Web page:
Florida modifies plans for ethanol plant

Plans for a new cellulosic ethanol research and demonstration plant to be built by the University of Florida’s Institute of Food and Agricultural Sciences are being revamped for a location closer to Gainesville.

IFAS officials have announced they have modified their agreement for the plant, which originally was slated to be built at a Florida Crystals Corp. site in Okeelanta, Fla. The new plans call for a smaller, next-generation facility — the construction of which will more easily fall within the $20 million budget allocated by the Florida Legislature.

The plant will now focus on new parallel processes that produce cellulosic ethanol as well as organic acid co-products in the form of plastics. The plant will also experiment with a wider variety of feedstocks, including forest products, various types of sugarcane, sugar processing by-products and many others.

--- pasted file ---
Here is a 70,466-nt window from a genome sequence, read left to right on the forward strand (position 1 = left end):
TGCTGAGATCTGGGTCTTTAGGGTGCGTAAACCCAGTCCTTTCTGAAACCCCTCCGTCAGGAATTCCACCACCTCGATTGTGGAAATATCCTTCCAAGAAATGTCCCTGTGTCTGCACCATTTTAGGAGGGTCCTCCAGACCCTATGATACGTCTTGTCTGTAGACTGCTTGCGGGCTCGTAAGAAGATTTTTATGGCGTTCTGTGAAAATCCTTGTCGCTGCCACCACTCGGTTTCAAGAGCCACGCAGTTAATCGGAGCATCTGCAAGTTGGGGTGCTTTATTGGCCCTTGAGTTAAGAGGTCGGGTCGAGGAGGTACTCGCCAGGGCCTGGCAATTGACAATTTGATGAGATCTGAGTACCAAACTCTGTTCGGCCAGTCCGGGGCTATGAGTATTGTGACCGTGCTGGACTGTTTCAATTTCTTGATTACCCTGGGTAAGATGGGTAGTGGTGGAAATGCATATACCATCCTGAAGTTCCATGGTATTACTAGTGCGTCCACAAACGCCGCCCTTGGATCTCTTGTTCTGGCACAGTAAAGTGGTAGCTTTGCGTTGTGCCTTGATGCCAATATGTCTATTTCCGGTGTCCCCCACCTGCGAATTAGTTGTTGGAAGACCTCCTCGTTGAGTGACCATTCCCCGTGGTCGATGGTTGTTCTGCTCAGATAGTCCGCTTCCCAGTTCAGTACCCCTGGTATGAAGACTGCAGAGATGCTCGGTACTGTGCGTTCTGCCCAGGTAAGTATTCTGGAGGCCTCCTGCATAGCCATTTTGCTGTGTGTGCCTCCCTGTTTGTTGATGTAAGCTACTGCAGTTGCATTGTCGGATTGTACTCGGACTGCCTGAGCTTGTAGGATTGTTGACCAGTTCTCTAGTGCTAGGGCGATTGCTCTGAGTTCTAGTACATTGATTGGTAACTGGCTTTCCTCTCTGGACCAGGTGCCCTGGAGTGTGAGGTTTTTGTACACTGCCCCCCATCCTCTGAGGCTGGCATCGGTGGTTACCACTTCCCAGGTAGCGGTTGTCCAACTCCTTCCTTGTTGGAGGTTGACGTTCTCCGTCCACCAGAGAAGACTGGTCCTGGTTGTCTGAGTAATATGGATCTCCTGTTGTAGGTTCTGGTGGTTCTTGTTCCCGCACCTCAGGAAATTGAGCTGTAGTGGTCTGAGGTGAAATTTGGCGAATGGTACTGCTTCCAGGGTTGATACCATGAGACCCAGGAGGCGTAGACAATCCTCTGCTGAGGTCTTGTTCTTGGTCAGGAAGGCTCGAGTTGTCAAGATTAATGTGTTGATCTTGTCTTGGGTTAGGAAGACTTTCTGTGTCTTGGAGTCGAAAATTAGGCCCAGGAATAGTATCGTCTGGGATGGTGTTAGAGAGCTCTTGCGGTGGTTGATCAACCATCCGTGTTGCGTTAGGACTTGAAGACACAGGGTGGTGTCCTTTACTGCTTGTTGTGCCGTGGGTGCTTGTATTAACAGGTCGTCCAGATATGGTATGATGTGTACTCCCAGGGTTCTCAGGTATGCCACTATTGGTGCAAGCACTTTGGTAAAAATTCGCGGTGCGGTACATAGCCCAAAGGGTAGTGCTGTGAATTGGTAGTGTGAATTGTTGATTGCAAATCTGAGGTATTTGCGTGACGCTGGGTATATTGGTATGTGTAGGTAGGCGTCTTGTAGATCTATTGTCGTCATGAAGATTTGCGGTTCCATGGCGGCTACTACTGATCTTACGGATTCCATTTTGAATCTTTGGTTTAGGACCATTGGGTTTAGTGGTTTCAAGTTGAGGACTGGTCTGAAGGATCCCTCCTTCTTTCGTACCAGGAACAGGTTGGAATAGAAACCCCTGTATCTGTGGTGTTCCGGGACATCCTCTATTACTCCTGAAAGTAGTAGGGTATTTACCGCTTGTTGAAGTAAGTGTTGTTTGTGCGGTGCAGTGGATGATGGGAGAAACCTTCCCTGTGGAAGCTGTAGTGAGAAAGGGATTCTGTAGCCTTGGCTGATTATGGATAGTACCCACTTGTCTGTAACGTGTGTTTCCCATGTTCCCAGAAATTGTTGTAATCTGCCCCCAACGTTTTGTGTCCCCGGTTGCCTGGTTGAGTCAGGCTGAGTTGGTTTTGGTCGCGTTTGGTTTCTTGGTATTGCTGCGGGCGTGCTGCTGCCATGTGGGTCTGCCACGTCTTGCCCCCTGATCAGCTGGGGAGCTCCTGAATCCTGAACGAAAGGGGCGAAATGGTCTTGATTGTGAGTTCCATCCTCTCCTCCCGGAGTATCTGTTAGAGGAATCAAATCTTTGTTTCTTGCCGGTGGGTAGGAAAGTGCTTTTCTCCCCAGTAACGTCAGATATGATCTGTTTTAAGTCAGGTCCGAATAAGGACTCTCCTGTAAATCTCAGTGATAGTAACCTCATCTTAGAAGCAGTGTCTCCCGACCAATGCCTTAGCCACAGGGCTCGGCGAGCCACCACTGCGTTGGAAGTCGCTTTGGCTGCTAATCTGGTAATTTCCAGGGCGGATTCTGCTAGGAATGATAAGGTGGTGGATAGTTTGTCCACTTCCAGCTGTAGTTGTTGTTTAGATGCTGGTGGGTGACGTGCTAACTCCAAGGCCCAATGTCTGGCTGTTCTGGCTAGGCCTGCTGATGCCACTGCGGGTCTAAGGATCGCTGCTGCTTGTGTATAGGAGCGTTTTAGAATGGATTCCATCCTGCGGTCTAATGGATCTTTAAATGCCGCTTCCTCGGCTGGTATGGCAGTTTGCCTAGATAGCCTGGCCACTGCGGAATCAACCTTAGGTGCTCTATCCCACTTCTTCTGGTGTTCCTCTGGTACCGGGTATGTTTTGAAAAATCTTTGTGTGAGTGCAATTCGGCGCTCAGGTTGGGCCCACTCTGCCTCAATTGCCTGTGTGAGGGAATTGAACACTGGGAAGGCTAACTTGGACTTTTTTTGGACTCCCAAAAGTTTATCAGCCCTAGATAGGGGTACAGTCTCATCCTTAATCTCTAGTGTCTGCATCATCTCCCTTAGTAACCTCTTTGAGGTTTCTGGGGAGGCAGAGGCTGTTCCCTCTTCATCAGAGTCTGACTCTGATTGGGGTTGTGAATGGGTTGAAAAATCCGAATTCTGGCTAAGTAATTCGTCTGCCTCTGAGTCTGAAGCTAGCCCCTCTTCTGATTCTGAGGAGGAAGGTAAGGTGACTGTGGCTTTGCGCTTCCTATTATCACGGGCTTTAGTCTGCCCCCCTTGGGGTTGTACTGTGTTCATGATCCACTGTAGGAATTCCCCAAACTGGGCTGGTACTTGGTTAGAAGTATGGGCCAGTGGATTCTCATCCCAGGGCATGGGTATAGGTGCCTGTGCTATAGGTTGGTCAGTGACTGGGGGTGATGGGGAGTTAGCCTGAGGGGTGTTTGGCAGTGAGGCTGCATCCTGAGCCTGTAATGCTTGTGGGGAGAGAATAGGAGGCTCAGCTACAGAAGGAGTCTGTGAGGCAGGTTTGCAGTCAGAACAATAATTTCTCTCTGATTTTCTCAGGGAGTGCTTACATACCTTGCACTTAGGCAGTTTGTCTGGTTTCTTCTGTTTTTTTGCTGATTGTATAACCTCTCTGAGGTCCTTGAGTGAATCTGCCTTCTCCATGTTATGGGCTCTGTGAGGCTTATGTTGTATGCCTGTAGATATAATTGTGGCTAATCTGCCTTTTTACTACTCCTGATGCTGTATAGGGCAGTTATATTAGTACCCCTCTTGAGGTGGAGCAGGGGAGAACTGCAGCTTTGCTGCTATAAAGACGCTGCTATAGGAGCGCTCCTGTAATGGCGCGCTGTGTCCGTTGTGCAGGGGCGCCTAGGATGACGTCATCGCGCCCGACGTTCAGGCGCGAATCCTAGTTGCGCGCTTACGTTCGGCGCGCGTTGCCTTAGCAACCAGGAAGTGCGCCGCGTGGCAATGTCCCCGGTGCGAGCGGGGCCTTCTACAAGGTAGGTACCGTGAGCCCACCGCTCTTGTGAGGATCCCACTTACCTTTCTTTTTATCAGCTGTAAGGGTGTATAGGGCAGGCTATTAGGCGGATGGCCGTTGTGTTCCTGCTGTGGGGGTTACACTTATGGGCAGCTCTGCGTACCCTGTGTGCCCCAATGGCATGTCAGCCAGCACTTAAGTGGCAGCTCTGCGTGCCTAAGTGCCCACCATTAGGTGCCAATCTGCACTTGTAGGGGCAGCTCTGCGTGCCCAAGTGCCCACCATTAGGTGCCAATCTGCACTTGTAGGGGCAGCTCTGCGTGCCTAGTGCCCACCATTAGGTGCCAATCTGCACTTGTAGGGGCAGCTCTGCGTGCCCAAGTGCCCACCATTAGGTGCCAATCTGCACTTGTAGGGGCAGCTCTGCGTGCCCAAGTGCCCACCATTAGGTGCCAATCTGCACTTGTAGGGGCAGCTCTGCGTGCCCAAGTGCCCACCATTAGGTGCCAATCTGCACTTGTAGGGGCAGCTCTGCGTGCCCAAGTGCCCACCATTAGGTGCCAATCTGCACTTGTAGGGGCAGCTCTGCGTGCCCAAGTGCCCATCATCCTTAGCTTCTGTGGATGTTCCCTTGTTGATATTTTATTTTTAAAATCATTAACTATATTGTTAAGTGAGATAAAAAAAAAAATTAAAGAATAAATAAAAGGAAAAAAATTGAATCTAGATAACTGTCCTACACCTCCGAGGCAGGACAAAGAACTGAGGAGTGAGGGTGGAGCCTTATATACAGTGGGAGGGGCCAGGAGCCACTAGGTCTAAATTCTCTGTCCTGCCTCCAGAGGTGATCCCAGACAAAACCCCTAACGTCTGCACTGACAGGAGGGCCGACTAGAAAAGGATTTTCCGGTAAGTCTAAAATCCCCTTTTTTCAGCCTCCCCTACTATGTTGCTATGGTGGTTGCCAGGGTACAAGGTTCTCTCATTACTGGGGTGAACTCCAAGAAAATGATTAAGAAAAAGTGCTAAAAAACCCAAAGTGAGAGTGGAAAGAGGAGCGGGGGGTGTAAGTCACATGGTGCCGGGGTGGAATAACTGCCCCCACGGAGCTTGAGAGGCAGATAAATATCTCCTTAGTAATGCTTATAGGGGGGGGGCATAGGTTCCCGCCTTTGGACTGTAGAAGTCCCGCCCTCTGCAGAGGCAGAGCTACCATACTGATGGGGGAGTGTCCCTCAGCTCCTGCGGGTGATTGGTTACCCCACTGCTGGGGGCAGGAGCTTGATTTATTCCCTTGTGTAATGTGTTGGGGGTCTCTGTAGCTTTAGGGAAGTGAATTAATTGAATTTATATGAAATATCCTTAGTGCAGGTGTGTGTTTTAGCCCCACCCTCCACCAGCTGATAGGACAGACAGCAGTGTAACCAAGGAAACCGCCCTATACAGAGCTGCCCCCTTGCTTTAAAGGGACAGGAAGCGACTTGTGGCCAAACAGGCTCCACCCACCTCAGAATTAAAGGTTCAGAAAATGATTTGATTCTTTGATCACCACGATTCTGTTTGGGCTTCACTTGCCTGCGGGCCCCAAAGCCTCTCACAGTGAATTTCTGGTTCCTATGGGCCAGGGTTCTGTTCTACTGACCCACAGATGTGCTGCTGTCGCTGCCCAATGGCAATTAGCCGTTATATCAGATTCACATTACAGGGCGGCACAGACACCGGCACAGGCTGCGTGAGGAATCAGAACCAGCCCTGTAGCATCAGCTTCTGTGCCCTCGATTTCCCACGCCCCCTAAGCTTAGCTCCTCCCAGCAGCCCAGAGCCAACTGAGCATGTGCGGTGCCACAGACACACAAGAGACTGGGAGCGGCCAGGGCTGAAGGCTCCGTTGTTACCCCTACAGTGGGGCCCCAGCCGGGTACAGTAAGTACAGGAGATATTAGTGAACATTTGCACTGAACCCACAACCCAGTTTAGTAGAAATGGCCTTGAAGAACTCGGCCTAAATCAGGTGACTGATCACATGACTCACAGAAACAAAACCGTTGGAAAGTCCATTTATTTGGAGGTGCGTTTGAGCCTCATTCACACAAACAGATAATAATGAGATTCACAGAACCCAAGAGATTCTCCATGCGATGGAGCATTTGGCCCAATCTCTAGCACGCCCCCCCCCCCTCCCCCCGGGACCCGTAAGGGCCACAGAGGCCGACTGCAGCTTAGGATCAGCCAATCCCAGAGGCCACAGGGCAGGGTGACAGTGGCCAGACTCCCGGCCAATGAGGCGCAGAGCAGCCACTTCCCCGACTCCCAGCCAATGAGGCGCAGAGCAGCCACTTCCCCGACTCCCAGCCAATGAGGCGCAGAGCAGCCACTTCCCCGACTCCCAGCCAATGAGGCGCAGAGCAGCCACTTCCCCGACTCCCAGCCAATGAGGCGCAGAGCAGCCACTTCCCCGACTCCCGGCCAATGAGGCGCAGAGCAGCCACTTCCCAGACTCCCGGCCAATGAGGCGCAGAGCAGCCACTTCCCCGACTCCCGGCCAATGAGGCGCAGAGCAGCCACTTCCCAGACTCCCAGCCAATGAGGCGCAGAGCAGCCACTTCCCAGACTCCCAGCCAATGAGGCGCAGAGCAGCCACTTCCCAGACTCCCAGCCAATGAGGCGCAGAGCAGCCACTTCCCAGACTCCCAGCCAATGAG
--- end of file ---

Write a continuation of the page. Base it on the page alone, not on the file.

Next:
Meanwhile, a location closer to UF will help draw upon the expertise of the university’s faculty and staff to expedite this next-generation technology. Florida Crystals will remain a member of the technical advisory committee, helping to evaluate the commercial viability of the processes and various feedstocks.

“Once commercialized, the combined technologies — producing both plastics and cellulosic ethanol from biomass — are likely to have a bigger impact on American reliance on foreign oil and greenhouse gases,” said Joe Joyce, UF executive associate vice-president for agriculture and natural resources. “They also potentially offer more economic opportunity for Florida’s agriculture and biofuel industries.”

The decision to move to the next-generation, combined technology was bolstered by an announcement in January by Verenium Corp. and Lykes Brothers Inc. The companies plan to build a 36 million gallon-per-year commercial cellulosic ethanol plant in Highlands County using processes similar to those intended for the previously planned facility.

TAGS: Management
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